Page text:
• Modbus ASCII: This is used in serial communication and makes use of ASCII characters for protocol communication. The ASCII format uses a longitudinal redundancy check checksum. Modbus ASCII messages are framed by leading colon (":") and trailing newline (CR/LF).
  • Modbus TCP/IP or Modbus TCP: This is a Modbus variant used for communications over TCP/IP networks, connecting over port 502. It does not require a checksum calculation, as lower layers already provide checksum protection.
  • Modbus over TCP/IP or Modbus over TCP or Modbus RTU/IP: This is a Modbus variant that differs from Modbus TCP in that a checksum is included in the payload as with Modbus RTU.

Data model and function calls are identical for the previous 4 variants of protocols; only the encapsulation is different.

Communication and devices

Each device intended to communicate using Modbus is given a unique address. On Ethernet, any device can send out a Modbus command, although usually only one master device does so. A Modbus command contains the Modbus address of the device it is intended for (1 to 247). Only the intended device will act on the command, even though other devices might receive it (an exception is specific broadcastable commands sent to node 0, which are acted on but not acknowledged). All Modbus commands contain checksum information, to allow the recipient to detect transmission errors. The basic Modbus commands can instruct an RTU to change the value in one of its registers, control or read an I/O port, and command the device to send back one or more values contained in its registers.
There are many modems and gateways that support Modbus, as it is a very simple protocol and often copied. Some of them were specifically designed for this protocol. Different implementations use wireline, wireless communication, such as in the ISM band, and even Short Message Service (SMS) or General Packet Radio Service (GPRS). One of the more common designs of wireless networks makes use of mesh networking. Typical problems that designers have to overcome include high latency and timing issues.

Frame format

A Modbus frame is composed of an Application Data Unit (ADU), which encloses a Protocol Data Unit (PDU):

  • ADU = Address + PDU + Error check,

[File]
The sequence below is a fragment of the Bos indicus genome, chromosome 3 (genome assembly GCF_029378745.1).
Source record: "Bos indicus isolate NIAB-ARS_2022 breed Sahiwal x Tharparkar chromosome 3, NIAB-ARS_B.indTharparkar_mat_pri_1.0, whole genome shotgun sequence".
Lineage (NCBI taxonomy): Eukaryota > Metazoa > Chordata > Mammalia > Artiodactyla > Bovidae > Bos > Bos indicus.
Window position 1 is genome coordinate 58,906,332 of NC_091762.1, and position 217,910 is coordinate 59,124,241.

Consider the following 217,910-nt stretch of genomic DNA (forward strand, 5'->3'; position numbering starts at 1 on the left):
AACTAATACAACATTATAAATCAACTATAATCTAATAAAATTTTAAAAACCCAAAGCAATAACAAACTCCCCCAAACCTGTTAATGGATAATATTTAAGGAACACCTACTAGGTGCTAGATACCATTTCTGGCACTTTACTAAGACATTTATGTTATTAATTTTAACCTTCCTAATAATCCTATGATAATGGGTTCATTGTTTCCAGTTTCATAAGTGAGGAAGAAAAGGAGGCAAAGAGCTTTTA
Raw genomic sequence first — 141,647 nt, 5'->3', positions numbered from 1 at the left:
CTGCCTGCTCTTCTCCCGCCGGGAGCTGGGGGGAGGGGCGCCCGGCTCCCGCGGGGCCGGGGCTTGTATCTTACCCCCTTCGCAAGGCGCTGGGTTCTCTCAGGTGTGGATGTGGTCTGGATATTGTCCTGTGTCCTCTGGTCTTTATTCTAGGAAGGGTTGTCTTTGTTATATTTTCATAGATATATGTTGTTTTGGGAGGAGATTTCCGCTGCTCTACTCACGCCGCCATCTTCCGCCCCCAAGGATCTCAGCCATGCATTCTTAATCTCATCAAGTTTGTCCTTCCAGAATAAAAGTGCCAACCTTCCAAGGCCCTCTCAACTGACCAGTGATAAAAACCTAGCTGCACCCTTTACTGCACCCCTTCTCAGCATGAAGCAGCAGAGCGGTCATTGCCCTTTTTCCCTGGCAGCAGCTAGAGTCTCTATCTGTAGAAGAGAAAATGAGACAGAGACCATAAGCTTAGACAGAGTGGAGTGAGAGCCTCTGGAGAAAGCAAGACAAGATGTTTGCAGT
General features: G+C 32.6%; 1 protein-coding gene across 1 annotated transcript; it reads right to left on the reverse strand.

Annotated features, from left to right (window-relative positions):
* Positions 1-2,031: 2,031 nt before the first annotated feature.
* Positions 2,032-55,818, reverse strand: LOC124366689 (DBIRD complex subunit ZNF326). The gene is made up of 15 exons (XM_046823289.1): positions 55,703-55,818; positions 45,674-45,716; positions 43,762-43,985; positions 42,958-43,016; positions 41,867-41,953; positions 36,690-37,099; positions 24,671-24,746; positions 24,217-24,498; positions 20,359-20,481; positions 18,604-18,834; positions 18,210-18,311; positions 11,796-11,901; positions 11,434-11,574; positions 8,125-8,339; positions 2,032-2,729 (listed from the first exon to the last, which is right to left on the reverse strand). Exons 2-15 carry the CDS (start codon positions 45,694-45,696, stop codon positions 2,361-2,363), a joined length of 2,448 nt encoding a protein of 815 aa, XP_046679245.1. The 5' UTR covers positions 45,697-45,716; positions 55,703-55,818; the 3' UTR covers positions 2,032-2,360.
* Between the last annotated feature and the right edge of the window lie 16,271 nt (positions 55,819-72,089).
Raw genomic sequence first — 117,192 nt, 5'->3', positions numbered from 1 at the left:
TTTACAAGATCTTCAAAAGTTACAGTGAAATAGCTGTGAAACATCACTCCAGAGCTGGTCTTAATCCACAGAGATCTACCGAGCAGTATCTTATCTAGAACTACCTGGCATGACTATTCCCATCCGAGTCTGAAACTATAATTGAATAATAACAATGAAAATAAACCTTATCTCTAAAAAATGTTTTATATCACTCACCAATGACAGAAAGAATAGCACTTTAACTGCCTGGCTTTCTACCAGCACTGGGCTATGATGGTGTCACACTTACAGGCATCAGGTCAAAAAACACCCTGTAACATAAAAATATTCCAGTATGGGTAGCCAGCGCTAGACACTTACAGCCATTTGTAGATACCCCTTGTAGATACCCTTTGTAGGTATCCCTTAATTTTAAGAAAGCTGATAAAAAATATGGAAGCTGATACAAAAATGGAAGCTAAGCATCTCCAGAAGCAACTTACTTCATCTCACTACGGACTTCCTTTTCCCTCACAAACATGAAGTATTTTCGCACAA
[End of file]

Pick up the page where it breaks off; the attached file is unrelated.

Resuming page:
• PDU = Function code + Data.

Note:
The byte order for values in Modbus data frames is big-endian (MSB, most significant byte of a value received first).
All Modbus variants choose one of the following frame formats:

Modbus RTU frame format

Name

Length (bytes)

Description

Address

1

Node address

Function

1

Function code

Data

n

n is the number of data bytes, it depends on function

CRC

2

Cyclic redundancy check (CRC-16-IBM)

Example of frame in hexadecimal: 01 04 02 FF FF B8 80 (CRC-16-ANSI calculation from 01 to FF gives 80B8, which is transmitted least significant byte first).

Modbus ASCII frame format

Name

Length (bytes)

Description

Start

1

Starts with colon : (ASCII hex value is 3A)

Address

2

Node address in hex

Function

2

Function code in hex

Data

n x 2

n is the number of data bytes, it depends on function

LRC

2

Checksum (Longitudinal redundancy check)

End

2

CR/LF

Address, function, data, and LRC are all capital hexadecimal readable pairs of characters representing 8-bit values (0–255). For example, 122 (7 × 16 + 10) will be represented as 7A.

Modbus TCP frame

Name

Length (bytes)

Description

Transaction ID

2

For synchronization between messages of server and client

Protocol ID

2

0 for Modbus/TCP

Length

2

Number of remaining bytes in this frame

Unit ID

1

Node address

Function

1

Function code

Data

n

n is the number of data bytes, it depends on function

Unit identifier is used with Modbus/TCP devices that are composites of several Modbus devices, e.g. on Modbus/TCP to Modbus RTU gateways. In such case, the unit identifier tells the Slave Address of the device behind the gateway. Natively Modbus/TCP-capable devices usually ignore the Unit Identifier.

Function Codes

Modbus protocol defines several function codes for accessing Modbus registers. There are four different data blocks defined by Modbus, and the addresses or register numbers in each of those overlap. Therefore, a complete definition of where to find a piece of data requires both the address (or register number) and function code (or register type).
The function codes most commonly recognized by Modbus devices are indicated in the table below. This is only a subset of the codes available - several of the codes have special applications that most often do not apply.


Function Code

Register Type

1

Read Coil

2

Read Discrete Input

3

Read Holding Registers

4

Read Input Registers

5

Write Single Coil

6

Write Single Holding Register

15

Write Multiple Coils

16

Write Multiple Holding Registers